Generally speaking, an infertile egg sac will be smaller and more round in shape than a fertile one. It might also be lighter in color and will not have a sticky texture.
Fertile egg sacs, on the other hand, will be darker in color and will be covered in a sticky substance to keep the eggs inside. They will also be larger in size.
There is no definitive answer to this question, as it can depend on the individual spider. Some spiders will eat the infertile sac, while other spiders will simply discard it.
Jumping spider babies – also referred to as spiderlings or slings – are the second stage in the life cycle of a jumping spider. At this stage of life, the spiders are very delicate and might continue to be dependent on their mother.
To grow and become larger, spiders shed their exoskeleton. This process is called molting. Jumping spider molting begins when they are spiderlings and will continue until their final molt from sub adult to mature. A jumping spider can molt five to eight times during its lifetime. During a molt, spiders can even grow back their legs if they had previously lost a limb or two.
Most species of jumping spider, including the bold and regal jumping spider species, usually have gray or black bodies. They will be very active and will start to spin their own silk webs. The spiderling stage generally lasts around two to four weeks before they have molted into subadults.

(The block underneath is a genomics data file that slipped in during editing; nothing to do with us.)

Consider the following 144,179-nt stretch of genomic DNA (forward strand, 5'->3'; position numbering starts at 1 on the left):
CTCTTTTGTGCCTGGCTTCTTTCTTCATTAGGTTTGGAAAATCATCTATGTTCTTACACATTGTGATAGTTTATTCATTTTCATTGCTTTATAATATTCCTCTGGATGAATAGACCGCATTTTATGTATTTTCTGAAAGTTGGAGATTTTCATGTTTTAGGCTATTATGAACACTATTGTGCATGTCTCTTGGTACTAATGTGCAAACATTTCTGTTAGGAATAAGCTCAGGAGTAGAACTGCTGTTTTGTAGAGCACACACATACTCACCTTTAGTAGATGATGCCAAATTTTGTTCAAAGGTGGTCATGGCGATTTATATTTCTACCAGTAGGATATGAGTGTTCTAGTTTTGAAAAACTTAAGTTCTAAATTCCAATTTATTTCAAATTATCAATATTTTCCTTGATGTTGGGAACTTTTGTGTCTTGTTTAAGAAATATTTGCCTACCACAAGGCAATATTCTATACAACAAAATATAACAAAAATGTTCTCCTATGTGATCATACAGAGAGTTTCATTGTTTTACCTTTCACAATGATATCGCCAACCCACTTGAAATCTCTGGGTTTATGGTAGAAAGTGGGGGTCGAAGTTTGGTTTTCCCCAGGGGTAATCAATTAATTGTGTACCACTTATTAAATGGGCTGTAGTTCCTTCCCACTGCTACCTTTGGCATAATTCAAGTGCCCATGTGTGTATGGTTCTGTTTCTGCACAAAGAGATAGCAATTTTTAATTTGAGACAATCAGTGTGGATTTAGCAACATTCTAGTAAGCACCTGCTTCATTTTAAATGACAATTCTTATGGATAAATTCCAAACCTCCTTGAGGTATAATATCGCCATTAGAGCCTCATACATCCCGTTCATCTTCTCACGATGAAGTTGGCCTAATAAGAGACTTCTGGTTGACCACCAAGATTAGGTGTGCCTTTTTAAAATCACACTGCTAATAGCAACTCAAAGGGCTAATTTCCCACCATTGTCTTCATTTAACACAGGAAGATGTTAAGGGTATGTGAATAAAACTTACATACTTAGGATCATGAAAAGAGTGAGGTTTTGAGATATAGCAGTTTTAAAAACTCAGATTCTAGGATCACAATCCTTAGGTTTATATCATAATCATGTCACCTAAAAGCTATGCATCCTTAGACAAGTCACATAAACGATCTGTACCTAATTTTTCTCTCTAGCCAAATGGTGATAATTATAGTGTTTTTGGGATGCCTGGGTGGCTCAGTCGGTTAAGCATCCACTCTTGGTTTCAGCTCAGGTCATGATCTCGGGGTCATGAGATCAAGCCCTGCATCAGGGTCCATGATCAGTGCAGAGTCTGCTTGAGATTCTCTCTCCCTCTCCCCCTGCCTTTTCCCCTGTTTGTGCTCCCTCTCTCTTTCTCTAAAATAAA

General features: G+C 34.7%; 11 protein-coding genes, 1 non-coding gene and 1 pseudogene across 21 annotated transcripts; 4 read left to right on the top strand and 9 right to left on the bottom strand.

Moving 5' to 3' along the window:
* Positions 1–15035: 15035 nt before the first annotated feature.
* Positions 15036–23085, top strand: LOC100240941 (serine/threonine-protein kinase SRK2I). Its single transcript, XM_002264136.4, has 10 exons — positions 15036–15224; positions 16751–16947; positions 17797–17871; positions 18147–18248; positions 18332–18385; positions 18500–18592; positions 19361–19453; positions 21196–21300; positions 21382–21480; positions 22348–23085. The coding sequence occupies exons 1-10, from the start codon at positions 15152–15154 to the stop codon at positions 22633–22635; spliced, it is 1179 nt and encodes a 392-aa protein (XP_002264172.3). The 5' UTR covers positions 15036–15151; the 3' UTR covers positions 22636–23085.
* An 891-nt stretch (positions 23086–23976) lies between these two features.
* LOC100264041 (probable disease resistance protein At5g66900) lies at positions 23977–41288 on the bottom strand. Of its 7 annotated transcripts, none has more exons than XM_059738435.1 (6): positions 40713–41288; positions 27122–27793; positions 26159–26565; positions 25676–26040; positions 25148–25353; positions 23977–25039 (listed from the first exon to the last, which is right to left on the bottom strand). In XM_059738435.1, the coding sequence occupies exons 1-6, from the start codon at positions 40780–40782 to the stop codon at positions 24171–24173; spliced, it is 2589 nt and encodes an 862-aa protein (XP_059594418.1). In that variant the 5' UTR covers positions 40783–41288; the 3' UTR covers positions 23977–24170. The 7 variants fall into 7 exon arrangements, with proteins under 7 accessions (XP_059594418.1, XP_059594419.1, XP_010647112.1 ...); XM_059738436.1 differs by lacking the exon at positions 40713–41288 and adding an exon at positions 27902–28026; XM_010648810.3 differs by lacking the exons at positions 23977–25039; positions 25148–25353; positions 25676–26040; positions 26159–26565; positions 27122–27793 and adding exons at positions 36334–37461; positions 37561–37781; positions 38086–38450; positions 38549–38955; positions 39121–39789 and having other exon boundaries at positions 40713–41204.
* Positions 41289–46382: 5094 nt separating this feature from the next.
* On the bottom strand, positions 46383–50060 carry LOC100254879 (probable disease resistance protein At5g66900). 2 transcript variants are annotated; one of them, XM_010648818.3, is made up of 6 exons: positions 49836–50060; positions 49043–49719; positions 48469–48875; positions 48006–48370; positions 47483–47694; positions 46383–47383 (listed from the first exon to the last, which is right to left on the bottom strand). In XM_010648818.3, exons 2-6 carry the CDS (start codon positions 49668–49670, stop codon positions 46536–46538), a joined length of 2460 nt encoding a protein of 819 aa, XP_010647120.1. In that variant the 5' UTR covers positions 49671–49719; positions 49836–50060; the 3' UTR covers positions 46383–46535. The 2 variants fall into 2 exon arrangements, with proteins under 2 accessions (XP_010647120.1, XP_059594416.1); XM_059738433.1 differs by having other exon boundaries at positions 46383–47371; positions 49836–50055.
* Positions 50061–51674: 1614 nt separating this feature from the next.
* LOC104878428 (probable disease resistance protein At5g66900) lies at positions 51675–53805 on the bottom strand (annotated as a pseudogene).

They can hunt more readily at this stage, although it is safer that they feed on small insects, like flightless fruit flies. The number of insects they consume can also determine how quickly they molt as they will be quicker to outgrow their exoskeletons.
At this stage of their lives, jumping spiders are typically fully grown and are able to care for themselves. They will continue to grow and molt until they reach their final form. Jumping spiders generally reach maturity within six to eight months after hatching.
Adult jumping spiders are generally around 1/4 to 1/2 of an inch in size, although they are able to take down much larger prey, and can be a variety of colors; some are darker while others take on a lighter shade with orange markings. Their coloring can change throughout their lifespan, specifically their chelicerae – blue, green, and pink are just some of the colors that can form.
Once jumping spiders reach adulthood, they will typically live for six to 12 months. This is also the stage when they are sexually mature and ready to mate. Male jumping spiders tend to reach maturity before females, but they also tend to be smaller.
It is during maturity that you can tell male jumping spiders apart from female spiders more easily; there are specific traits, like the pedipalps and epigyne, that can help to differentiate between the males and females.
Unfortunately, jumping spiders have relatively short lifespans. Most spiders will die of old age between the ages of one and two years, and nothing can be done to prevent this. Senior jumping spiders will become less active before death, sometimes refusing to eat and experiencing difficulty in climbing. When jumping spiders die, their bodies will curl up, a position known as the “spider death curl.”
In some cases, jumping spiders will die during a problematic molt or due to Dyskinetic Syndrome (DKS).